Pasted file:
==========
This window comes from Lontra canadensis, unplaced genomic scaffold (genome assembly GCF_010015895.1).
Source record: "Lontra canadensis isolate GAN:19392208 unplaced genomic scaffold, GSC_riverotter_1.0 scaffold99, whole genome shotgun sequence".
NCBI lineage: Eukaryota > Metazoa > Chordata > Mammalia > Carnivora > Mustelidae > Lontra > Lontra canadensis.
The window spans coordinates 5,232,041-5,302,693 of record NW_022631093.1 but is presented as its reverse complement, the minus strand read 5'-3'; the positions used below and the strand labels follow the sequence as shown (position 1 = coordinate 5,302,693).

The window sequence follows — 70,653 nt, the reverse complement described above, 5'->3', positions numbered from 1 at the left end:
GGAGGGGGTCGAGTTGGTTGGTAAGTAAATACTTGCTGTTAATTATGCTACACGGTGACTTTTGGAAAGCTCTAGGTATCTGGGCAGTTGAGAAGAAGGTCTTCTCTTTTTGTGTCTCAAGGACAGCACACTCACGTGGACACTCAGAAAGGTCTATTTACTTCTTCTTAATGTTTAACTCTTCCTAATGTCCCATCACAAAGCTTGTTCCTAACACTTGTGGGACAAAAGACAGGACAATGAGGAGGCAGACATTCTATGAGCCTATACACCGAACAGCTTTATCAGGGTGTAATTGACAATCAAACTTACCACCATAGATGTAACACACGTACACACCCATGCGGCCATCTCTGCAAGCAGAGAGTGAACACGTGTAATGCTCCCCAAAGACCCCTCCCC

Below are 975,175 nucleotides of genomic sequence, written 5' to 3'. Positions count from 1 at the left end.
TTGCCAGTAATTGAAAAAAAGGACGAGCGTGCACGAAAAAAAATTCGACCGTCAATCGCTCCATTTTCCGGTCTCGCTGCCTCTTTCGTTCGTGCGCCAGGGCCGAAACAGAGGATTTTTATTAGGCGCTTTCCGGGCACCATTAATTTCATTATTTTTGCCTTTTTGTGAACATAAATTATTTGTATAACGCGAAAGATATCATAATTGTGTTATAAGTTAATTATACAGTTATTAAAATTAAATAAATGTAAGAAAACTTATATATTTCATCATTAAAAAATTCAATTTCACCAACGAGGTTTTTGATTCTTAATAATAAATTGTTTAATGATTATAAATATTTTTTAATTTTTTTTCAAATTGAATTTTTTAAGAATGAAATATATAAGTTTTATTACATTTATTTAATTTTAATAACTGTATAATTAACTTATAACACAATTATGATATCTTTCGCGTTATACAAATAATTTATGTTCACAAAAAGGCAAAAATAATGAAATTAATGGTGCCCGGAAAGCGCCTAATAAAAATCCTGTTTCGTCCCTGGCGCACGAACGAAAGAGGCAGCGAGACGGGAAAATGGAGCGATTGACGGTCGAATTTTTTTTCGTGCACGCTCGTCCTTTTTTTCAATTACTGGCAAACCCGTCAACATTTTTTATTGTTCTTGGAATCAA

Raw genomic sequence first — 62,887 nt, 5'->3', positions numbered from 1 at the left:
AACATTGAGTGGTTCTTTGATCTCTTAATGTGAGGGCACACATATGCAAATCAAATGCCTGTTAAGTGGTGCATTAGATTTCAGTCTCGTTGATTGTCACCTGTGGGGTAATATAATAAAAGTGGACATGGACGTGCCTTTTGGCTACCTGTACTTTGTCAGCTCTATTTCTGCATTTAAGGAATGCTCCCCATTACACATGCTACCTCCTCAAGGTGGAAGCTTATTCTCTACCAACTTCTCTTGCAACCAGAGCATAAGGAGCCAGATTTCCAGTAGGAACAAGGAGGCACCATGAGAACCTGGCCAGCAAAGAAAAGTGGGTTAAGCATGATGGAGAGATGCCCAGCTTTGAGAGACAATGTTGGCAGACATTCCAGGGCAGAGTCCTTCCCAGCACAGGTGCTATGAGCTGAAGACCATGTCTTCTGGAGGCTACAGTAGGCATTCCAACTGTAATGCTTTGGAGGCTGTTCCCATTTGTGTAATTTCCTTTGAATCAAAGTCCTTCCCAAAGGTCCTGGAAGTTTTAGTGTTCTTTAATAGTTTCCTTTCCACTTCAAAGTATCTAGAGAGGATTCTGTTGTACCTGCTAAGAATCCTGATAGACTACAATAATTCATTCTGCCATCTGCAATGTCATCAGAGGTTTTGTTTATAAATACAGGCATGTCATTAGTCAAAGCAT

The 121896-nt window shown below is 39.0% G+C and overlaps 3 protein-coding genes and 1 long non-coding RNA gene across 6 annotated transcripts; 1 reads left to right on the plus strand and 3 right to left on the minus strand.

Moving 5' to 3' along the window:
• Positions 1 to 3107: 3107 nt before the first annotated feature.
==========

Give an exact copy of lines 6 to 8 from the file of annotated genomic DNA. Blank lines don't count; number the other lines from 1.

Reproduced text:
GGAGGGGGTCGAGTTGGTTGGTAAGTAAATACTTGCTGTTAATTATGCTACACGGTGACTTTTGGAAAGCTCTAGGTATCTGGGCAGTTGAGAAGAAGGTCTTCTCTTTTTGTGTCTCAAGGACAGCACACTCACGTGGACACTCAGAAAGGTCTATTTACTTCTTCTTAATGTTTAACTCTTCCTAATGTCCCATCACAAAGCTTGTTCCTAACACTTGTGGGACAAAAGACAGGACAATGAGGAGGCAGACATTCTATGAGCCTATACACCGAACAGCTTTATCAGGGTGTAATTGACAATCAAACTTACCACCATAGATGTAACACACGTACACACCCATGCGGCCATCTCTGCAAGCAGAGAGTGAACACGTGTAATGCTCCCCAAAGACCCCTCCCC

Below are 975,175 nucleotides of genomic sequence, written 5' to 3'. Positions count from 1 at the left end.
TTGCCAGTAATTGAAAAAAAGGACGAGCGTGCACGAAAAAAAATTCGACCGTCAATCGCTCCATTTTCCGGTCTCGCTGCCTCTTTCGTTCGTGCGCCAGGGCCGAAACAGAGGATTTTTATTAGGCGCTTTCCGGGCACCATTAATTTCATTATTTTTGCCTTTTTGTGAACATAAATTATTTGTATAACGCGAAAGATATCATAATTGTGTTATAAGTTAATTATACAGTTATTAAAATTAAATAAATGTAAGAAAACTTATATATTTCATCATTAAAAAATTCAATTTCACCAACGAGGTTTTTGATTCTTAATAATAAATTGTTTAATGATTATAAATATTTTTTAATTTTTTTTCAAATTGAATTTTTTAAGAATGAAATATATAAGTTTTATTACATTTATTTAATTTTAATAACTGTATAATTAACTTATAACACAATTATGATATCTTTCGCGTTATACAAATAATTTATGTTCACAAAAAGGCAAAAATAATGAAATTAATGGTGCCCGGAAAGCGCCTAATAAAAATCCTGTTTCGTCCCTGGCGCACGAACGAAAGAGGCAGCGAGACGGGAAAATGGAGCGATTGACGGTCGAATTTTTTTTCGTGCACGCTCGTCCTTTTTTTCAATTACTGGCAAACCCGTCAACATTTTTTATTGTTCTTGGAATCAA